Historic Stock Market Tops

Almost all markets have seasonal tendencies, for stocks September to October are usually bearish.  A review of important stock market tops reveals what can occasionally happen during the September to October time  frame.

The daily Dow Jones Industrial Average (DJI) chart courtesy of Trading View illustrates  the infamous 1929 stock market crash.

The first trading day of September 1929 was the peak of an incredible bull market that lasted from 1921 to 1929.  While the worst part of the crash occurred in October, the move down was so powerful the bottom wasn’t in place until early November 1929. 

Anyone selling stock holdings in August 1929 avoided a disaster.  Anyone shorting stocks in August 1929 was able to reap an abundant harvest of profits.

The daily DJI chart  illustrates  a powerful drop made in 1937.

This stock smashing came after a secondary peak made in August 1937.  Note when the secondary rally began, 06/17/37.  Look familiar?  The recent January to June 2022 drop bottomed on 06/17/22.  On 08/16/37 the daily RSI was in the overbought zone with a small bearish divergence.  So far in  the current rally from 06/17/22 the daily RSI has yet to reach the overbought zone.  

The 39% August to October 1937 decline was  the most dynamic part of what would become a five – year bear market!  Again, selling stocks in  August was the right course of action.

The daily S&P 500 (SPX) chart shows what happened in the 1987 stock market crash.

August 1987 was the high point of a powerful five – year bull move that began in August 1982.

The subsequent 35% drop into October 1987 again displays the importance of selling in August.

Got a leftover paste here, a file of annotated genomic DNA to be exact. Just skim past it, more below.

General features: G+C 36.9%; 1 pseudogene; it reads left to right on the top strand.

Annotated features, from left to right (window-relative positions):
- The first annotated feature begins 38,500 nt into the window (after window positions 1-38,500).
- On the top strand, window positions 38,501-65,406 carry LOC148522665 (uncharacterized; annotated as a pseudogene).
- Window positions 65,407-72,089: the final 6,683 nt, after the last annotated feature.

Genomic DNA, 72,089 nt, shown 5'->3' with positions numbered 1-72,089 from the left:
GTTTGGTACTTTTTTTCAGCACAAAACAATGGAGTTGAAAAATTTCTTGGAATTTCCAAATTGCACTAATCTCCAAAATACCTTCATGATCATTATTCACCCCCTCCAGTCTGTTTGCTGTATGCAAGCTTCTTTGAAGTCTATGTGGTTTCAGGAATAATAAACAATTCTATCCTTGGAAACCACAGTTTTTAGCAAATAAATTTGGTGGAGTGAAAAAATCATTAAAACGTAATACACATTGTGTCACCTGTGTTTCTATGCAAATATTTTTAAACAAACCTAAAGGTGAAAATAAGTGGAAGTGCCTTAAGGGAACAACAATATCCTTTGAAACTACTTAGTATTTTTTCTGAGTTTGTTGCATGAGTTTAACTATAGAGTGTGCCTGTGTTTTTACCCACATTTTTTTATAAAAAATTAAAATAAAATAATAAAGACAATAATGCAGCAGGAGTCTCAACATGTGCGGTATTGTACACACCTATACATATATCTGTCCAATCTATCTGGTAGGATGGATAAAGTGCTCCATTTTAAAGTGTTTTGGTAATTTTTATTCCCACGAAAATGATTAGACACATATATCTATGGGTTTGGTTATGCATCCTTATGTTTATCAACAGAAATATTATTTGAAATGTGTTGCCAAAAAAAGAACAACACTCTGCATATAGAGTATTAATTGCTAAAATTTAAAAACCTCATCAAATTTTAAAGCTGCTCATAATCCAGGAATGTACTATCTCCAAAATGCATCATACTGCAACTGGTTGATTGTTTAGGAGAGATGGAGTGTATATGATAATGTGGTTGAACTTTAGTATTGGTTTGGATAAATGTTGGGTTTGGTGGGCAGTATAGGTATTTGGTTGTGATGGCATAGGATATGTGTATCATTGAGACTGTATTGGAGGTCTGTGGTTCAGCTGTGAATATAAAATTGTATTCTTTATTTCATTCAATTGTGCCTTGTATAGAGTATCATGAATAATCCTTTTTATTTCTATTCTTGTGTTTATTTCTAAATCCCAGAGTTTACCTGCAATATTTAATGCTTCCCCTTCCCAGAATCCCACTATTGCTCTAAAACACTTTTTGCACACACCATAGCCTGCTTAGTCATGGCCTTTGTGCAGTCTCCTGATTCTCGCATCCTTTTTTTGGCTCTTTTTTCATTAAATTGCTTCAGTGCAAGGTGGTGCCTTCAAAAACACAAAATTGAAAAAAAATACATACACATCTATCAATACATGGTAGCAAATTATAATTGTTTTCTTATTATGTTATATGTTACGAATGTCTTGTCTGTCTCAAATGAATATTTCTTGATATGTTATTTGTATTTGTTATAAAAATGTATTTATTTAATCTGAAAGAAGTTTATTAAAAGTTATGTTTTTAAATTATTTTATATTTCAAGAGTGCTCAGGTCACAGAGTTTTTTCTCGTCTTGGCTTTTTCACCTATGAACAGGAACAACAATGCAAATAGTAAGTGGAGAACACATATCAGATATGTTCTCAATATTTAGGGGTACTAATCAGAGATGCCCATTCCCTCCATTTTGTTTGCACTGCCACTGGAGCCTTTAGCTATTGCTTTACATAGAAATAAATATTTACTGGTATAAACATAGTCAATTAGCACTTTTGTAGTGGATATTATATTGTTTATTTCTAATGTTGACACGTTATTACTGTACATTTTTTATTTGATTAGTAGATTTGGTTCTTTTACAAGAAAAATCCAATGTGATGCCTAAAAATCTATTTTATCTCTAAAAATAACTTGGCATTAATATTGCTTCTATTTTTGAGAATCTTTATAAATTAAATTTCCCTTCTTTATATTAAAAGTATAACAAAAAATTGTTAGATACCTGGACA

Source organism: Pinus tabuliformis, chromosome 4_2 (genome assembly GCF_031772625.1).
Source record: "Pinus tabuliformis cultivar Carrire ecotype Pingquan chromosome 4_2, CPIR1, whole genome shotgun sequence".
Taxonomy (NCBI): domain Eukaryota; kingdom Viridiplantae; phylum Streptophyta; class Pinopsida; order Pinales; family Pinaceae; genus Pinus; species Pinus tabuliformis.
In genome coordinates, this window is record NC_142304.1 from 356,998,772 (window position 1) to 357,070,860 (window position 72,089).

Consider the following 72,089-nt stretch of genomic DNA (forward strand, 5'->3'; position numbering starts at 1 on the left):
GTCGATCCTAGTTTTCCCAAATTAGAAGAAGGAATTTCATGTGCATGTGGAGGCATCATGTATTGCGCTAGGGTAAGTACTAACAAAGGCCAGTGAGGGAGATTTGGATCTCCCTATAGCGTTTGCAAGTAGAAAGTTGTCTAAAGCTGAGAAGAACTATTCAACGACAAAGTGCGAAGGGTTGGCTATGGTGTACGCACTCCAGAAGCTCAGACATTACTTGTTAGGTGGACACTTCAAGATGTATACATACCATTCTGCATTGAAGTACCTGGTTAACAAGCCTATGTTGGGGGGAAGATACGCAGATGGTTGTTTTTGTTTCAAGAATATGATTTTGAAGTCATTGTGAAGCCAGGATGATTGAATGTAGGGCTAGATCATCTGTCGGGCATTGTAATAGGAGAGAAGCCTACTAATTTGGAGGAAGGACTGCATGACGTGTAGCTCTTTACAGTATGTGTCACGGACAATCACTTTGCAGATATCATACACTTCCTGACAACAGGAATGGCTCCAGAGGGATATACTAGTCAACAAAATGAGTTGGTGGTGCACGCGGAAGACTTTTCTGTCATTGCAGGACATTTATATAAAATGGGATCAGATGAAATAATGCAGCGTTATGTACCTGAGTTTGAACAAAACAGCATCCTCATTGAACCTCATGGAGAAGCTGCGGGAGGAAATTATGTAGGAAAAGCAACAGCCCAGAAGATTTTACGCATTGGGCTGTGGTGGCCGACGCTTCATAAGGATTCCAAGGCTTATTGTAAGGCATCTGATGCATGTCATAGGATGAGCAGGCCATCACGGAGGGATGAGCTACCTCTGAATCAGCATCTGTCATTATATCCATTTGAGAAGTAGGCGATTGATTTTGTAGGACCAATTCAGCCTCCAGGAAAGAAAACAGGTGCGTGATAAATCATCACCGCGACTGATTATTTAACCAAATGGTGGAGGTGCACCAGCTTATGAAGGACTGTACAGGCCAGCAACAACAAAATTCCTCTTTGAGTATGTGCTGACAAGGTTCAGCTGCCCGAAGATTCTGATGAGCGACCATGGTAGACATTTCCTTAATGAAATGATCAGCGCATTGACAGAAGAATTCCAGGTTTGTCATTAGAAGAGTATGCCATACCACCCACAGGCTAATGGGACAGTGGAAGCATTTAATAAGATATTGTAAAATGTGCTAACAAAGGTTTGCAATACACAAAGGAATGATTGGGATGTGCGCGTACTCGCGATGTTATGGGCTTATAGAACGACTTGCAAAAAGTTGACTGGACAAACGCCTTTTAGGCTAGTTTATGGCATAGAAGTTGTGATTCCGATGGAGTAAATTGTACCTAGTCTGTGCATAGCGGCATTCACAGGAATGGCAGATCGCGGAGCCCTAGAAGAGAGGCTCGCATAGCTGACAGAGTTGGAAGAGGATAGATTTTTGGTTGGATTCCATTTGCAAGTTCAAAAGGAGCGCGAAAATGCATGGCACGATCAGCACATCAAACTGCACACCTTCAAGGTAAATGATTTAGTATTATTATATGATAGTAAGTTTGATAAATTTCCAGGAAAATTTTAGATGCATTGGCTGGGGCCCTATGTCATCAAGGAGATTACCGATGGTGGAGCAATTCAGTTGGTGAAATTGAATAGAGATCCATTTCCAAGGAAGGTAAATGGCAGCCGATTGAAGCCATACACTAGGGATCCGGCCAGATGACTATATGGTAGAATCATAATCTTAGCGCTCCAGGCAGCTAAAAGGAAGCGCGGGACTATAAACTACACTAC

The daily SPX chart  shows a double top that occur in 2000.

March 2000 marked  the end of a  thirteen – year secular bull market that began in October 1987.  After an initial one – month sell off the  SPX rallied, retracing almost 90% of the March  to April 2000 drop.  The secondary peak came on  09/01/00.  The subsequent September to October 2000  -14% drop was the start of a bear phase that didn’t end until October 2002. 

March 2000 was the best time to sell the SPX.  August 2000 provided another selling opportunity.

The  next daily SPX chart shows the 2007 to 2009 bear market.

The August to October 2008 was  the most powerful portion of the seventeen – month bear market.  The 35% decline from 08/11/08 to 10/10/08 matched  the 35% drop made in the 1987 crash and the 35% SPX 2020 crash. 

August 2008 was not the best time  to sell stocks, nor was it the second-best time to sell.  It was, however, the last chance to avoid a portfolio smashing drop.

Long – term sentiment and momentum evidence for US stocks strongly suggest that the end of the powerful thirteen-year secular bull market that began in March 2009, may have terminated in January 2022. If so, the current August 2022 stock market rally could be the secondary peak in a  larger developing  bear market.

While near-term  the stock rally could continue, its important to be prepared for what may happen after August 2022. 

It’s  possible  stocks could be on the verge of a historically large decline.

Published by Mark Rivest

Independent investment advisor, trader, and writer. Articles have appeared on Technical Analysis of Stocks and Commodities , Traders.com Advantage, Futuresmag.com, and Finance Magnates.

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